Person typing on keyboard

In May 2015, Juniper published research entitled ‘The Future of Cybercrime & Security: Financial and Corporate Threats & Mitigation’ that predicted the cost of data breaches would quadruple from 2015, hitting a global cost of $2.1 trillion globally by 2019.

As anticipated, cyber-guerillas have been ramping up their campaigns to profit from the misery they bring to the world. The high-profile “WannaCry” ransomware attack over the weekend (just two years into Juniper’s predicted four-year nightmare vision) is just the latest. And it is truly tragic: it appears that the attack exploits vulnerabilities that were known by security agencies (at least, allegedly, by the United States National Security Agency – NSA) more than four years ago. Even more tragic, if true, is the assertion that the NSA also created the tools required to launch an attack; tools which are believed to have become available to cyber-criminals.

In contrast, about a week before “WannaCry” made the headlines, there was another attack. It was reported that some customers of O2-Telefonica in Germany have had their bank accounts emptied by cyber-criminals. The attacks required two main steps – the first of which was for the thieves to acquire usernames and passwords to gain access to online banking applications. However, in order to authorize payments requested via the website, the banks used a second mechanism to “authenticate” the customer (so-called two-factor authentication, 2FA). The chosen mechanism, used across a wide range of industries, was to deliver a one-time password (typically 4 to 6 digits) via text messaging (SMS) to the genuine customer’s mobile phone. The second part of the attack was, therefore, to intercept that text message that the bank was trying to deliver – and it is this aspect that makes the news significant: it was the first publicly reported case of an attack that leveraged vulnerabilities in carriers’ network SS7 signaling.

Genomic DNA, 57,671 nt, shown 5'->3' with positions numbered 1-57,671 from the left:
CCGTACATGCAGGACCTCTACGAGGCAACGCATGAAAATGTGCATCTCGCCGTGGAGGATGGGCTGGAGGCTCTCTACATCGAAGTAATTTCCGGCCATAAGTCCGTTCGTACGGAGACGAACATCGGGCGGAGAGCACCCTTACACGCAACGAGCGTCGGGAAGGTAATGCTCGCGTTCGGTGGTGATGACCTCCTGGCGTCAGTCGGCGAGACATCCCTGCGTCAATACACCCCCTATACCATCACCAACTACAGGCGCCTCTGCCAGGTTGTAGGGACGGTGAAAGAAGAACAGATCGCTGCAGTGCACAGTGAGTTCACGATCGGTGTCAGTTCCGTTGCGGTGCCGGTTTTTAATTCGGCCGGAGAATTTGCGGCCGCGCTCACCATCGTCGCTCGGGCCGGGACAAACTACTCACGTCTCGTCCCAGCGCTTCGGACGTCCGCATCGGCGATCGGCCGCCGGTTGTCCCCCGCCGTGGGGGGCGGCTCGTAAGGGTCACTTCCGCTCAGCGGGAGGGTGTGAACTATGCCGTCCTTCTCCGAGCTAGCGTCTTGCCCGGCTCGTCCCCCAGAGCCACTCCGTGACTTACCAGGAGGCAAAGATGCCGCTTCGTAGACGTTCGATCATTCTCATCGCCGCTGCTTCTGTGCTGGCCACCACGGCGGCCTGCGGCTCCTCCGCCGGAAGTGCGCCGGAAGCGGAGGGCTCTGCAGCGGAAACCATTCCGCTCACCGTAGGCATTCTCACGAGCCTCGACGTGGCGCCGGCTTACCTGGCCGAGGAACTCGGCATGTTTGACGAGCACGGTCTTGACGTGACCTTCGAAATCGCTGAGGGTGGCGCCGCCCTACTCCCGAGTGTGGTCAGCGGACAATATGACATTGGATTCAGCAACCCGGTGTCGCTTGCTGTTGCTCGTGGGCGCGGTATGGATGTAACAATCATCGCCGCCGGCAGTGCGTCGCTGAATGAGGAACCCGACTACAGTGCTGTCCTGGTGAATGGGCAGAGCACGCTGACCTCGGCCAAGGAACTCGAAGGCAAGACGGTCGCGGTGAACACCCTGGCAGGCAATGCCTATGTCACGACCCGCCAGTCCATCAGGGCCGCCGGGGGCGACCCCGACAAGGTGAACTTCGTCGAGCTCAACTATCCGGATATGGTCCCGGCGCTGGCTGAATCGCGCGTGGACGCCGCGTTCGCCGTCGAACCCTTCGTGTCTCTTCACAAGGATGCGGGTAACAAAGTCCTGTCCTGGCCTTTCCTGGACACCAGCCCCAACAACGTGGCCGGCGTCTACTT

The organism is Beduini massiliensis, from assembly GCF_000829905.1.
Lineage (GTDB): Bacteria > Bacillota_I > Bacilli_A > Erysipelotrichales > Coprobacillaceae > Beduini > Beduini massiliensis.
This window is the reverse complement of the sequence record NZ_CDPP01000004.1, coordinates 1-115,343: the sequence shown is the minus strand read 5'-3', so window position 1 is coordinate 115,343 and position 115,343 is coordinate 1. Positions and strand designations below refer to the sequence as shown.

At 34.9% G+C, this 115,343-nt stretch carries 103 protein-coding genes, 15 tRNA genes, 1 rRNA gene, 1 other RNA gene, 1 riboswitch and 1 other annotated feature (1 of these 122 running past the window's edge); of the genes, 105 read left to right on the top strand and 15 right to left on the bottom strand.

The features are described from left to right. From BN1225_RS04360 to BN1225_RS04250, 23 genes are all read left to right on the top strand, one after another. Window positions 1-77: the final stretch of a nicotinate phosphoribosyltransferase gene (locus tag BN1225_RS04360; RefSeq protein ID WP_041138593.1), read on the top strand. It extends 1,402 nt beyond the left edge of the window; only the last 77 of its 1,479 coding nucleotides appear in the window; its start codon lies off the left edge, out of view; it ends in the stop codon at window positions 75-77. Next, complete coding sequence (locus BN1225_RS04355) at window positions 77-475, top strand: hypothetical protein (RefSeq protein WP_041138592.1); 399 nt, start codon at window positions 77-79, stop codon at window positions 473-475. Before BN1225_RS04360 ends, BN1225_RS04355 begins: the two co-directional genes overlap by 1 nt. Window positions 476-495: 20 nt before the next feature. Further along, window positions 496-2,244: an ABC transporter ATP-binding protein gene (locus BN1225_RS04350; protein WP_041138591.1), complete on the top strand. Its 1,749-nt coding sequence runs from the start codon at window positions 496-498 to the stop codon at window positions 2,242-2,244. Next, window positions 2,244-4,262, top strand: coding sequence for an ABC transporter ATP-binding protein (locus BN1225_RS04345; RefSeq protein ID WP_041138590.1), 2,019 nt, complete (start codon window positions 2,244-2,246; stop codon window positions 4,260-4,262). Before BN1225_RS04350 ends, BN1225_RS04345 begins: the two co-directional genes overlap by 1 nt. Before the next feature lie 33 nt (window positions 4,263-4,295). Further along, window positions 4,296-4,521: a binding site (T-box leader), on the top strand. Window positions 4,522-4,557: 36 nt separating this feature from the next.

Well, as with “WannaCry”, the vulnerability exploited has been known for years – the difference is that the vulnerability of carrier network SS7 signaling was disclosed to the affected carriers, rather than being kept secret and being weaponized by the discoverer.

This early disclosure of vulnerabilities to the systems manufacturers is cited by many as a cornerstone of effective security: provide the manufacturer with the opportunity to fix the vulnerability before malware is created to exploit it. While this sounds logical enough and appears generally to apply well to IT systems, the application of this paradigm to telecoms seems to have hit a road-block.

Despite being increasingly built of the same fabric (software) as any other IT system, upgrading the telecoms network through the addition of security patches just hadn’t happened with the required urgency, and this is despite the availability of advanced signaling firewall solutions since the vulnerabilities were first published (late 2014).

Telefonica-O2 have taken a courageous step to go public with this news, and it’s probably just the tip of the iceberg. It is extremely likely that customers of other carriers have also been impacted:  not just in Germany, but potentially in any country in the world where SMS is used to deliver authentication codes. Furthermore, the vulnerabilities in SS7 signaling go way further than intercepting SMS.

Despite the slow-start to bolstering network signaling security, recently carriers have been accelerating their plans. By sharing their story Telefonica has taken a lead in driving a re-doubling of efforts amongst their peers, to ensure the broader telecoms industry can serve their customers securely.

Moreover, we hope this marks the first step towards a permanently accelerated reaction to cyber-threats. The war against cyber-crime is going to continue, and it’s going to continue to evolve. We have the technology ready to tackle the threat – but we need carriers that are equally ready to adopt it.

Dark Mode